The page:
"It's all part of that mental understanding of, 'This is a key moment'. Good football teams love those key moments. We just have to stay within our system and believe."

One team that has to be believing in themselves a lot more than a year ago is the Idaho Vandals, Washington's upcoming foe. Former USC linebackers coach Nick Holt - in his second year rebuilding the UI program - is also searching for a win. But in the two games the Vandals have played (Washington State and UNLV), they look like a team that could come into Husky Stadium and surprise some people.

"They will look at their schedule and what they've done to date and feel like they can come into Husky Stadium and get a win," Willingham said of the Huskies' next opponent, newly situated in the WAC conference. "They are good and talented at their receiver spot. They've brought in some JC players that have made a huge difference. They have running backs that are solid, have good size and offer a nice changeup. Their defense plays hard and their kicking game has been manageable. So it's a football team coming in believing they can win."

But Idaho definitely doesn't have history on their side. In fact it's been nearly an entire century (1907) since the Vandals have come to Seattle and even tied a game. They've never won in the Emerald City (0-31-2). Is it even conceivable the Huskies, as poorly as they have started this season, lose this game?

"Anything is conceivable," he said. "It (the win) is extremely important, but it was also extremely important against Air Force and extremely important against Cal. We only get to play eleven games. Tell me which one you'd like to lose?"

Idaho will be bringing in a junior college quarterback in Steve Wichman who has put up some nice numbers against Washington State and UNLV. But he's not the most mobile guy in the world, having been sacked six times already. There's no question the Huskies would like to put the heat on Wichman in the hopes it can take some of the pressure off an ailing UW secondary.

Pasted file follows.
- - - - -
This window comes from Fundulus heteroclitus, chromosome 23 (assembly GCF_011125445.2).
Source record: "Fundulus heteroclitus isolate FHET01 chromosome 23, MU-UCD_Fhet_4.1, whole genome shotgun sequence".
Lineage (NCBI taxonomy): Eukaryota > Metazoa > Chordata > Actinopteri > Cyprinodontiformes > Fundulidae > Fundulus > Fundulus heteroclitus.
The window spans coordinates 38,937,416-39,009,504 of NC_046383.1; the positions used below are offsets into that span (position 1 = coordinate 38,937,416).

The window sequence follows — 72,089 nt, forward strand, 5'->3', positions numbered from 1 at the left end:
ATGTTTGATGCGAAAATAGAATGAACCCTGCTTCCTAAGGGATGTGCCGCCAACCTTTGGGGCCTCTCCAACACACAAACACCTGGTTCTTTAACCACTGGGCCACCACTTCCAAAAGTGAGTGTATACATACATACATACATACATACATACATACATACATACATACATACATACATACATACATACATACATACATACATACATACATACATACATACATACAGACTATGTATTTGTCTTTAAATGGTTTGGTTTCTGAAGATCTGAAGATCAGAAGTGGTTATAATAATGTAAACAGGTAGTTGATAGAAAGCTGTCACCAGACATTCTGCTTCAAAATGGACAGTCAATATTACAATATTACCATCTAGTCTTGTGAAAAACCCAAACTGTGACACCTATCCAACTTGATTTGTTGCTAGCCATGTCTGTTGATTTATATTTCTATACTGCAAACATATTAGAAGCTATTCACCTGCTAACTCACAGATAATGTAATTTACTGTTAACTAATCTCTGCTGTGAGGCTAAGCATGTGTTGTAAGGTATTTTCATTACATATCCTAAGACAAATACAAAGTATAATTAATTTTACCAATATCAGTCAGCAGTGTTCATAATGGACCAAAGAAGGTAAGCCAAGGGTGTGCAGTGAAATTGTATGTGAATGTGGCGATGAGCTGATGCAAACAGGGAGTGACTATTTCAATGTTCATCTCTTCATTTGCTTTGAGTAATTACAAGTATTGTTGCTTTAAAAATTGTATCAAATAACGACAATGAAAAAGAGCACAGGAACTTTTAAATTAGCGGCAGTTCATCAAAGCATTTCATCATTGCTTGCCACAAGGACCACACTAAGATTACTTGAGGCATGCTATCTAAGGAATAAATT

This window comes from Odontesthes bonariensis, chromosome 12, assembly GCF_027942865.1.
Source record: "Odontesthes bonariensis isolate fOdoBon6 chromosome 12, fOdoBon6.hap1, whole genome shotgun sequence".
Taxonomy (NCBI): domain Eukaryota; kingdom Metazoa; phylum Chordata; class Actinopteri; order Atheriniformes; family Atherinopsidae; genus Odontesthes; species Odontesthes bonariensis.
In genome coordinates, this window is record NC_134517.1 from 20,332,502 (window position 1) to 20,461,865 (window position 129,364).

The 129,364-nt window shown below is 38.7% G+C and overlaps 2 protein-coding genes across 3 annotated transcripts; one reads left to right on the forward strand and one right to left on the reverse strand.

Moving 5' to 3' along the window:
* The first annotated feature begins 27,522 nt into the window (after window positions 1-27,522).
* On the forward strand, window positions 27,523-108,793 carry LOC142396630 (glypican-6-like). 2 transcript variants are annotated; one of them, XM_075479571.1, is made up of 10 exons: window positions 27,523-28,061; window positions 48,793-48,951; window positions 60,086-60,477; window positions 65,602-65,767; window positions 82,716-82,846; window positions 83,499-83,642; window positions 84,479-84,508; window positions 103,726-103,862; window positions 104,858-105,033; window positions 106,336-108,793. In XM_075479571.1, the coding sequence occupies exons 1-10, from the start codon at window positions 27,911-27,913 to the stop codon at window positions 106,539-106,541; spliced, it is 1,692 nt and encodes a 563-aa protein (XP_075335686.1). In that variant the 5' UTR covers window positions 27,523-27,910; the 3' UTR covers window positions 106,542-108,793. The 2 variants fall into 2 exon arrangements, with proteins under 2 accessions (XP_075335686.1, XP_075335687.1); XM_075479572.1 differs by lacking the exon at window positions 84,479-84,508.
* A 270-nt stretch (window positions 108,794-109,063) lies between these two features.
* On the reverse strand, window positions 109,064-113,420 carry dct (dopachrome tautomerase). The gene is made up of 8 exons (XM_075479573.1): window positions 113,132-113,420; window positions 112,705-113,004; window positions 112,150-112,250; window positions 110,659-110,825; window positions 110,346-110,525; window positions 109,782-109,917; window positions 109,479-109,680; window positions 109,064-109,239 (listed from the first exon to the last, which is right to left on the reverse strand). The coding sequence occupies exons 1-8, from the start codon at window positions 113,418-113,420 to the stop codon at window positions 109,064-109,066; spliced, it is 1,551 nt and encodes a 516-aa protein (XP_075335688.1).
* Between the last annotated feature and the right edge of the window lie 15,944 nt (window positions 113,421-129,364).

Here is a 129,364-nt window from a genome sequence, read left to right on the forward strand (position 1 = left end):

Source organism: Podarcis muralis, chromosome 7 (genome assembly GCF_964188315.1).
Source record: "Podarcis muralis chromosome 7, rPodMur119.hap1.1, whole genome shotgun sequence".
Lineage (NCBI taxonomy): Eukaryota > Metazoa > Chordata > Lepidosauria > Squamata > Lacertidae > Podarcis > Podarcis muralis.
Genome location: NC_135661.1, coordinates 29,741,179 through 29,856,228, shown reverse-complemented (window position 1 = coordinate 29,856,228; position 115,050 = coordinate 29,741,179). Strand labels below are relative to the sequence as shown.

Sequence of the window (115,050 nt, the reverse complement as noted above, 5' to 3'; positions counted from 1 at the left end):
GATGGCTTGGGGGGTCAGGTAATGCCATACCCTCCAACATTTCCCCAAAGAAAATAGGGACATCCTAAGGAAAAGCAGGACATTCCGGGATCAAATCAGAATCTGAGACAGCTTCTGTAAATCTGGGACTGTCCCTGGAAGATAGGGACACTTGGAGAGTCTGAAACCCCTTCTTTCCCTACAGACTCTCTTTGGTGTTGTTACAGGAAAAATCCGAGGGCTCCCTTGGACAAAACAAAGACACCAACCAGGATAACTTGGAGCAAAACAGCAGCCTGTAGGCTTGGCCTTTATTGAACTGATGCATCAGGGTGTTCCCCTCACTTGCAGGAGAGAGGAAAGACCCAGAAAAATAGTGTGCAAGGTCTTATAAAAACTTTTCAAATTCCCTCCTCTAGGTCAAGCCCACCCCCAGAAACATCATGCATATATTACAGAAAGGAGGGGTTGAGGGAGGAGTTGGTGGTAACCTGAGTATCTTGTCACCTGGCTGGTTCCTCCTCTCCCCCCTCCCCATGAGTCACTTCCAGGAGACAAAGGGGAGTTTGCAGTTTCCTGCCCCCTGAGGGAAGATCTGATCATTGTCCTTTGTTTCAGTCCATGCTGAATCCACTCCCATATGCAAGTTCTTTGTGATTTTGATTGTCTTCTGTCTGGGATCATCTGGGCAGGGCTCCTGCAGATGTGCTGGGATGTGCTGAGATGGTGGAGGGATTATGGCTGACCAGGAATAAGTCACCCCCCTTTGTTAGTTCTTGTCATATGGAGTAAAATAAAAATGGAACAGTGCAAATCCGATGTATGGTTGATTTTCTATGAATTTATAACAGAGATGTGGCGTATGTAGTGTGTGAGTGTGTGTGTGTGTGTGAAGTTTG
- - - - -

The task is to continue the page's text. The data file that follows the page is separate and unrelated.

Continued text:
"It's an area where we have to improve," Willingham said of the lack of a pass rush by his front four. "We probably have more sacks from our linebackers than our front four. We also need to do a better job of getting a rush against the passer. All of those areas need to improve. If you can generate some pass rush with having to involve your linebackers, then you can hopefully do better with your coverage responsibilities."

And offensively, holding penalties cost the Huskies dearly on a few drives, something that didn't happen against Air Force. "That's a glaring problem that I don't like to have," said Willingham in regards to the number of penalties. "And anytime you get a holding penalty, it's ten yards from the spot. So it's like having to make another first down in itself. When you are inconsistent as we've been so far, it just puts you in a deficit and it's very hard for us to dig out.